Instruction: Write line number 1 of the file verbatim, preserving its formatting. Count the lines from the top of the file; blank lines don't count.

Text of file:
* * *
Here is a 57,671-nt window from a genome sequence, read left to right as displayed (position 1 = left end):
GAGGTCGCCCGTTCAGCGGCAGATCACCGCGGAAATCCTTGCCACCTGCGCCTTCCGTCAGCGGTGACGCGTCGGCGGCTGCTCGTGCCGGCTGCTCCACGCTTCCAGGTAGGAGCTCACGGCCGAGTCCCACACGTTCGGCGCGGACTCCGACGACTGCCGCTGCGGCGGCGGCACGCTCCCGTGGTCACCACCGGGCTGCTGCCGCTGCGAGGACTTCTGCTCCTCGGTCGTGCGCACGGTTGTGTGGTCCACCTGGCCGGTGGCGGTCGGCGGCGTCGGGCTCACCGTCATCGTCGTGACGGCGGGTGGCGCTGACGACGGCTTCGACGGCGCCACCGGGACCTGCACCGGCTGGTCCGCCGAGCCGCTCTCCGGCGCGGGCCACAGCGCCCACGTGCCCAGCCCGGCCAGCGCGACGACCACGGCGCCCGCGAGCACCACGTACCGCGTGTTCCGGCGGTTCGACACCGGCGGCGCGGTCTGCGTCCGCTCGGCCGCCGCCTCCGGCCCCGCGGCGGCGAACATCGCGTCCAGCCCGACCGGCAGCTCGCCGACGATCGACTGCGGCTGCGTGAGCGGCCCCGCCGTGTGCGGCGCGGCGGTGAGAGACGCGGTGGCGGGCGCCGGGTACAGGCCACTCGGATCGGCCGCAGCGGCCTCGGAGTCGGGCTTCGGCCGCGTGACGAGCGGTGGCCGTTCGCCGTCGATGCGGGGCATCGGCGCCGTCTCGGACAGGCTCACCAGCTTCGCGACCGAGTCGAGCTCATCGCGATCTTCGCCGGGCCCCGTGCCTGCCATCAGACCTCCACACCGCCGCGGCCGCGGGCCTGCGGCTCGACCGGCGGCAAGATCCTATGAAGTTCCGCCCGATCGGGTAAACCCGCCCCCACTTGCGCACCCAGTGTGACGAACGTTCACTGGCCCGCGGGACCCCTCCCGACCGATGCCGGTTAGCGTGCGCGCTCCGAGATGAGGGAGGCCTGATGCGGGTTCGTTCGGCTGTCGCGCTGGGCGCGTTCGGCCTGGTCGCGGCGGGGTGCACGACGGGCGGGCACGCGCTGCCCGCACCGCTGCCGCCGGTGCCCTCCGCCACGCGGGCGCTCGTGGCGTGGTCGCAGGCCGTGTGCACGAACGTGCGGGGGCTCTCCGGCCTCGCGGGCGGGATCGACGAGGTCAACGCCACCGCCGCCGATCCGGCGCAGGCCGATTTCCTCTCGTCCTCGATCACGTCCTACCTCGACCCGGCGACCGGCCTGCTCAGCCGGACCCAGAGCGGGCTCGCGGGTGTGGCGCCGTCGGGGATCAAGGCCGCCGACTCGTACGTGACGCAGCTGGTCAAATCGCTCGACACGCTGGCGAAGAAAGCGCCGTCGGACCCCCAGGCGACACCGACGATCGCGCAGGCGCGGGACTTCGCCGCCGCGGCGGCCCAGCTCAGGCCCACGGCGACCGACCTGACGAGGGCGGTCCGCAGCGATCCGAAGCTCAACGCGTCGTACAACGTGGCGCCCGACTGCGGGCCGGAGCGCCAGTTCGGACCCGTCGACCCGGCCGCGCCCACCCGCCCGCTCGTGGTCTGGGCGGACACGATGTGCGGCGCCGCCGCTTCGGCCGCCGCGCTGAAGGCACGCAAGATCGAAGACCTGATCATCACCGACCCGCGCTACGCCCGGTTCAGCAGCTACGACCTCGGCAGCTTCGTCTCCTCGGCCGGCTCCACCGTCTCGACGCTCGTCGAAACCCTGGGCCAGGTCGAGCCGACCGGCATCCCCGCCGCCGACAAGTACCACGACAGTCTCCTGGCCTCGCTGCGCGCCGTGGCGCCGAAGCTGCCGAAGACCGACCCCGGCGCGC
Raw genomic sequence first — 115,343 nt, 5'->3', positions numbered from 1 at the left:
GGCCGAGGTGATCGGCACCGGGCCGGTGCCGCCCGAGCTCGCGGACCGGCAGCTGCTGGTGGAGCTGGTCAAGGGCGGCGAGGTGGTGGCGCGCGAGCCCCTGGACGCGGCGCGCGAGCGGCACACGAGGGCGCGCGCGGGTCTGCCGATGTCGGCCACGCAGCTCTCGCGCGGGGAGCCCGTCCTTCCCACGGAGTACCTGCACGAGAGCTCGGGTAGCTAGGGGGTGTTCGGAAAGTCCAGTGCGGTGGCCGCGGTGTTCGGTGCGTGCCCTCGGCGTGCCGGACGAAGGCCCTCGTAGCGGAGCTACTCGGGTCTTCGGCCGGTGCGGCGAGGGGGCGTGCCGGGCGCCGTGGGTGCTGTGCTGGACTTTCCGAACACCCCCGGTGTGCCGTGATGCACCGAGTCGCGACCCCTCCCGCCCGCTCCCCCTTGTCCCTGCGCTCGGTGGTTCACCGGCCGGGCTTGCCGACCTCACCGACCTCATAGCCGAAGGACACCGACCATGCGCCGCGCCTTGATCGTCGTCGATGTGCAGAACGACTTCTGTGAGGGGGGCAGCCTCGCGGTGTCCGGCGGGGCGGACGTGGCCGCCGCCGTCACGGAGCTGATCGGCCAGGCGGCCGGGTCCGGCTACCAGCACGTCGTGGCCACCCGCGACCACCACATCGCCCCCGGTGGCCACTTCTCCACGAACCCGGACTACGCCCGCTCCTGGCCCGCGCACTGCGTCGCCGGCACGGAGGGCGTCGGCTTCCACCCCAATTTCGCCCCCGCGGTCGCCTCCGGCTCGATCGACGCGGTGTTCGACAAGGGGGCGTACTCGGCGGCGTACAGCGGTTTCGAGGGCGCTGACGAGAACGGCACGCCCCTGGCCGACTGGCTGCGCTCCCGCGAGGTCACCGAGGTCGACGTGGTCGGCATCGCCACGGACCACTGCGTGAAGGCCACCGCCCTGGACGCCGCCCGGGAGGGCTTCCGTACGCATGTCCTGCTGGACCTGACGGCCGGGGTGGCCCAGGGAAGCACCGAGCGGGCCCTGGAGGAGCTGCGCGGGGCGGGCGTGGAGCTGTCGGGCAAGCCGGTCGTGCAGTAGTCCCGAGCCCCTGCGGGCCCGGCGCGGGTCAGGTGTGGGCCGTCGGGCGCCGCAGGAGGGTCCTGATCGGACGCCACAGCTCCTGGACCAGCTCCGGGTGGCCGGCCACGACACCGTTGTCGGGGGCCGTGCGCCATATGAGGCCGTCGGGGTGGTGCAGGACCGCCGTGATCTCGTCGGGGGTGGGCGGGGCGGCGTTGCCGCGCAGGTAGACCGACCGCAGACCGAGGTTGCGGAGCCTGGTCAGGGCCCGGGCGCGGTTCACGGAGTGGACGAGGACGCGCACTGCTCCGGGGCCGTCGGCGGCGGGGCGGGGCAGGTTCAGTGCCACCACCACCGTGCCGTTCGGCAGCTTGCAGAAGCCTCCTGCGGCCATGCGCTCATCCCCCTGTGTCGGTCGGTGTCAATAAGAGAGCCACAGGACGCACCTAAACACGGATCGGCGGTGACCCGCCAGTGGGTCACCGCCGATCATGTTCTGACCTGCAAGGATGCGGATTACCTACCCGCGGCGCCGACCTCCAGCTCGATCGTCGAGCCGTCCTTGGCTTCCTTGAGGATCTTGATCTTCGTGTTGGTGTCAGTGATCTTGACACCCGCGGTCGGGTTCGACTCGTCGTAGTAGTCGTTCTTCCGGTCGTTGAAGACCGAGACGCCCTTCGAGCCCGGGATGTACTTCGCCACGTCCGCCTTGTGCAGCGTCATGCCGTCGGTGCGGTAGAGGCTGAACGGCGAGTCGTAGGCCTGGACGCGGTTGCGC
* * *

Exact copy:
Here is a 57,671-nt window from a genome sequence, read left to right as displayed (position 1 = left end):